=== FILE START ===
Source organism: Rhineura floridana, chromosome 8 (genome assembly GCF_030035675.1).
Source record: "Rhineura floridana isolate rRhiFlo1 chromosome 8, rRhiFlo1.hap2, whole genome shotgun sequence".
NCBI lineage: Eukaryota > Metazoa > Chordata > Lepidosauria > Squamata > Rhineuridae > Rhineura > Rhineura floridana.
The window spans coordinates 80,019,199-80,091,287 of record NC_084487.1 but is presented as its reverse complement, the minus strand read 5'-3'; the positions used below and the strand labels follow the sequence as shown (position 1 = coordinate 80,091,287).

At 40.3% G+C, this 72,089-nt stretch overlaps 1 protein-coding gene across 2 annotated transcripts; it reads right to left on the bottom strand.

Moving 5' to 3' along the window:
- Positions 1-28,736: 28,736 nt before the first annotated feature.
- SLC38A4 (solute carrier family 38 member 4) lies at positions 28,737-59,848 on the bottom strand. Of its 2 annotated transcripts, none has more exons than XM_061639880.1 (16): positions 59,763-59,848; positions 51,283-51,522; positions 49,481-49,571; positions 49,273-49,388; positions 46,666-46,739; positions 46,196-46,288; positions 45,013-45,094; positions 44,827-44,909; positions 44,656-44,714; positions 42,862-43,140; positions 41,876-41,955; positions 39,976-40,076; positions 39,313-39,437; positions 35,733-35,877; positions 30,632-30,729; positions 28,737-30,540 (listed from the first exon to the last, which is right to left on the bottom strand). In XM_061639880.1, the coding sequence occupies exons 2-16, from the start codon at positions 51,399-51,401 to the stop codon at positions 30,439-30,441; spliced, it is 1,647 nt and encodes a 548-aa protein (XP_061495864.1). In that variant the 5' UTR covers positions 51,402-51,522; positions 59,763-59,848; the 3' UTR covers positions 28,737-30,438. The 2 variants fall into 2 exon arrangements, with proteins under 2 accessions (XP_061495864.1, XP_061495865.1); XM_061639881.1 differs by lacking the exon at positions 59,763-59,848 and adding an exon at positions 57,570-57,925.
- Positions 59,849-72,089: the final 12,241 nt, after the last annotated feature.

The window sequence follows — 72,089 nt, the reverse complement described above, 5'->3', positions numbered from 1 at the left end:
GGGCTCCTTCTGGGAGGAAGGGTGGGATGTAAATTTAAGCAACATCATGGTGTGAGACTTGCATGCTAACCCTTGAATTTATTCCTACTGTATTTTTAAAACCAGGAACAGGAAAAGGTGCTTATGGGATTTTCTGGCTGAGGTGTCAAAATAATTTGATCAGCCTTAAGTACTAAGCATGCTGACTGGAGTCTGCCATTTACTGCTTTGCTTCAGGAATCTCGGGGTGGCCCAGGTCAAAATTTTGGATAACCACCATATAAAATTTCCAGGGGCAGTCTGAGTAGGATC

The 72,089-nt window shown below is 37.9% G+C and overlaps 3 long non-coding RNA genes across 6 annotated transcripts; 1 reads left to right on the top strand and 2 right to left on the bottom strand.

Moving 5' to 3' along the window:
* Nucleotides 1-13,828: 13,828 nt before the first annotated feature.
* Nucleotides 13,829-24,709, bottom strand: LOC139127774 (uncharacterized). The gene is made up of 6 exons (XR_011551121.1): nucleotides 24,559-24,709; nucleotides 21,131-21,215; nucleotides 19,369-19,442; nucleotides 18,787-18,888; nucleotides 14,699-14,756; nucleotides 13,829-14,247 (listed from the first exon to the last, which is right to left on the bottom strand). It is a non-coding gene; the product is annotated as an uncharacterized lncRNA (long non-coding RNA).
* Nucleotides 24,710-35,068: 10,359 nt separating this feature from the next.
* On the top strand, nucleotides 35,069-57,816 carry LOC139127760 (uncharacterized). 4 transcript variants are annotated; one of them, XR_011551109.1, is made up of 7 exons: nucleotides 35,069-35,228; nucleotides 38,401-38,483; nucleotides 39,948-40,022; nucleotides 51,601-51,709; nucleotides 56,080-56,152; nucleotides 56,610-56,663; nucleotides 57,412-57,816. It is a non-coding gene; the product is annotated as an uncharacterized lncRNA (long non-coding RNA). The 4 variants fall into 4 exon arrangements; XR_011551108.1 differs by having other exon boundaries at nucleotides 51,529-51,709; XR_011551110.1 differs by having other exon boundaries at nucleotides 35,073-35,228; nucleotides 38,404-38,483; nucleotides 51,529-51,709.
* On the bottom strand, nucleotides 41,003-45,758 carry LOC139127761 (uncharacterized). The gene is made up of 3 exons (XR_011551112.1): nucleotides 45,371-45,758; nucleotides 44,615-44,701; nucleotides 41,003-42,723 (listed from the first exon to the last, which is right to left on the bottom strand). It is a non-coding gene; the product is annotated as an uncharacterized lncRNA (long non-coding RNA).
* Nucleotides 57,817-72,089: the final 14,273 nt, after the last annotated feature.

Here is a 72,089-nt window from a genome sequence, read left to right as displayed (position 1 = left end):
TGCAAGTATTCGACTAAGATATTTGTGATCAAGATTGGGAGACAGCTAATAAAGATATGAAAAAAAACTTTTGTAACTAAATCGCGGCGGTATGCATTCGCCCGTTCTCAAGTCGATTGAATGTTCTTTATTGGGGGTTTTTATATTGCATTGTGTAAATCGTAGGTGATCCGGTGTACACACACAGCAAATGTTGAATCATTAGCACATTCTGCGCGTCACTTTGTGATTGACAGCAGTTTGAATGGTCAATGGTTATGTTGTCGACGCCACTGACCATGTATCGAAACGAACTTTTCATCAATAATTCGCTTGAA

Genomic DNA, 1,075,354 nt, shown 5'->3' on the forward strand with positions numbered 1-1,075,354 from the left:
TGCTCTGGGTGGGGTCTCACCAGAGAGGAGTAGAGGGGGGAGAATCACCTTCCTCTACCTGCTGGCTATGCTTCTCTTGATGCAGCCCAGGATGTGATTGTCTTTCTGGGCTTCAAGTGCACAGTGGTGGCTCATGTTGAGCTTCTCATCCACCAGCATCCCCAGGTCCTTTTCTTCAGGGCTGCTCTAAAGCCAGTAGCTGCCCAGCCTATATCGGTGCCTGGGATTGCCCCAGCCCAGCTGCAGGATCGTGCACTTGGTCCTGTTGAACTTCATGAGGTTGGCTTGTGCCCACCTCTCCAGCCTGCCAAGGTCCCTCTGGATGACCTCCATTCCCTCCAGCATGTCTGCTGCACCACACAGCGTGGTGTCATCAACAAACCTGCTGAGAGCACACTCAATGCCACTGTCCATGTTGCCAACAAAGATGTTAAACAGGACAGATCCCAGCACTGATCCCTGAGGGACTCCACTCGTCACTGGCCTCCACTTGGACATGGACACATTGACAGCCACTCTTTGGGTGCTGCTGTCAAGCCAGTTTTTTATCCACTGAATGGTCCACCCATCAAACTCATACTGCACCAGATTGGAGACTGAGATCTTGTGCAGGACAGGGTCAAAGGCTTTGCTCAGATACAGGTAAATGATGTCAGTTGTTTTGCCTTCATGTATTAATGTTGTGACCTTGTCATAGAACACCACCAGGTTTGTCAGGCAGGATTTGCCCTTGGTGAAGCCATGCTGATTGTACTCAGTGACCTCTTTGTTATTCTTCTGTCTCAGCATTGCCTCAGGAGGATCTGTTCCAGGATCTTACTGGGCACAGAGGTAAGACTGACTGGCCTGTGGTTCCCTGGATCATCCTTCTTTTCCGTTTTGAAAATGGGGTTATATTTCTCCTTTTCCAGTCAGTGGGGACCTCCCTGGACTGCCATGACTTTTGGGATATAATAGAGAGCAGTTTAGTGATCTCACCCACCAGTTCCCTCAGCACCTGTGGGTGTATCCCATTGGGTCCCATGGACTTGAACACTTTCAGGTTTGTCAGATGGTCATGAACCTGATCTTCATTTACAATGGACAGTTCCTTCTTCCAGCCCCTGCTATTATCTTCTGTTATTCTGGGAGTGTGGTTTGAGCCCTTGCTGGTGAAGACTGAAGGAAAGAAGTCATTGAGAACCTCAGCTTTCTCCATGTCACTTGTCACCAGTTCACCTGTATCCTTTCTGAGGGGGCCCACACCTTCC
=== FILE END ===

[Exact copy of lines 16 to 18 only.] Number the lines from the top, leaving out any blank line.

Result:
* Nucleotides 24,710-35,068: 10,359 nt separating this feature from the next.
* On the top strand, nucleotides 35,069-57,816 carry LOC139127760 (uncharacterized). 4 transcript variants are annotated; one of them, XR_011551109.1, is made up of 7 exons: nucleotides 35,069-35,228; nucleotides 38,401-38,483; nucleotides 39,948-40,022; nucleotides 51,601-51,709; nucleotides 56,080-56,152; nucleotides 56,610-56,663; nucleotides 57,412-57,816. It is a non-coding gene; the product is annotated as an uncharacterized lncRNA (long non-coding RNA). The 4 variants fall into 4 exon arrangements; XR_011551108.1 differs by having other exon boundaries at nucleotides 51,529-51,709; XR_011551110.1 differs by having other exon boundaries at nucleotides 35,073-35,228; nucleotides 38,404-38,483; nucleotides 51,529-51,709.
* On the bottom strand, nucleotides 41,003-45,758 carry LOC139127761 (uncharacterized). The gene is made up of 3 exons (XR_011551112.1): nucleotides 45,371-45,758; nucleotides 44,615-44,701; nucleotides 41,003-42,723 (listed from the first exon to the last, which is right to left on the bottom strand). It is a non-coding gene; the product is annotated as an uncharacterized lncRNA (long non-coding RNA).